Bhopal, Dec 4 (IANS) Hundreds of survivors of the 1984 Bhopal gas tragedy Monday observed the 23rd anniversary of the lethal leakage that killed thousands of people and declared that they would boycott future elections till their long standing demands were not fulfilled.
The disaster that occurred on the intervening night of Dec 2-3, 1984, when more than 40 tonnes of Methyl-Iso-Cyanate and other poisonous gases spewed out of Union Carbide's pesticide plant, saw over 3,000 people instantly killed. Several thousand others were maimed for life. More than 15,000 people have died since then.
Hundreds of survivors of the disaster and their supporters marched to the abandoned Union Carbide factory, shouting slogans against Union Carbide, its present owner Dow Chemicals, and the central and state governments whom they hold responsible for their plight. They alleged they were in collusion with Union Carbide and current owner Dow Chemical Company, USA.
The protesters were joined by a large number of residents from the localities that are affected due to poisoning of the ground water from the chemical waste dumped in and around the factory.
Three organisations - Bhopal Gas Peedit Mahila Stationary Karmchari Sangh (BGPMSKS), Bhopal Gas Peedit Mahila Purush Sangarsh Morcha (BGPMPSM) and Bhopal Group for Information & Action (BGIA) - led the rally and demanded that Dow clean up the environmental contamination in Bhopal and pay compensation to those affected by the poisonous gases.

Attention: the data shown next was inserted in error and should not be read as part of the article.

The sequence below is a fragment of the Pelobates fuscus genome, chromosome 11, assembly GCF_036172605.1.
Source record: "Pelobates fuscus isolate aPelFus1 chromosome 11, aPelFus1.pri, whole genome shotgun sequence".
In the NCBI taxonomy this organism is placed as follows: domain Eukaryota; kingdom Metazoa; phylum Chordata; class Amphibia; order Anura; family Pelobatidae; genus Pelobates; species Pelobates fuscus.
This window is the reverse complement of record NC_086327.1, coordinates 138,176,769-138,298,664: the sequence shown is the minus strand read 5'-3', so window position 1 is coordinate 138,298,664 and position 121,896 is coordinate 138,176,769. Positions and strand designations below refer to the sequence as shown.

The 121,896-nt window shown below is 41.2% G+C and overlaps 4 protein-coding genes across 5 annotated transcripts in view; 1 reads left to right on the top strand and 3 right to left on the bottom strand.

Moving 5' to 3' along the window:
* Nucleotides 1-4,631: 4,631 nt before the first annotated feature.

The marchers burnt effigies of Union Carbide and Dow Chemical, shown as 10-armed monsters with the faces of Prime Minister Manmohan Singh, the chief ministers of Madhya Pradesh, West Bengal and Maharashtra and US President George Bush and others representing the "hands" of the American corporations.
Leaders of the organisations also lambasted the state government's report allegedly claiming that there was no hazardous effect on the people due to ground water contamination, and said it was "clear that the state government is doing Dow's work".
Describing the report a "bundle of lies", they said they had communicated to the state government on Oct 1 that the study suffered from faulty design and shoddy data collection.
They also said the draft report had not been discussed by the core group of experts before releasing it to the media.
The leaders claimed that documents obtained by them from the Prime Minister's Office showed that the cabinet secretariat of the central government was "actively seeking ways" to absolve Dow Chemical of its liabilities towards over 25,000 affected Bhopal residents.
They said the three major political parties - Congress, Bharatiya Janata Party and Communist Party of India-Marxist - were similar in their "slavish attitude" towards American multinational Dow Chemicals.
They alleged that Dow was behind the violence in West Bengal's Nandigram and charged Maharashtra Chief Minister Vilasrao Deshmukh with joining the "band of traitors" by allowing it to set up an R&D centre in Pune.
Several organisations also held a public meeting at the Yadgare Shahjahani Park and took a pledge "not to allow a repeat of Bhopal", while criticising multinational companies for "playing with the lives of innocent people in third world countries".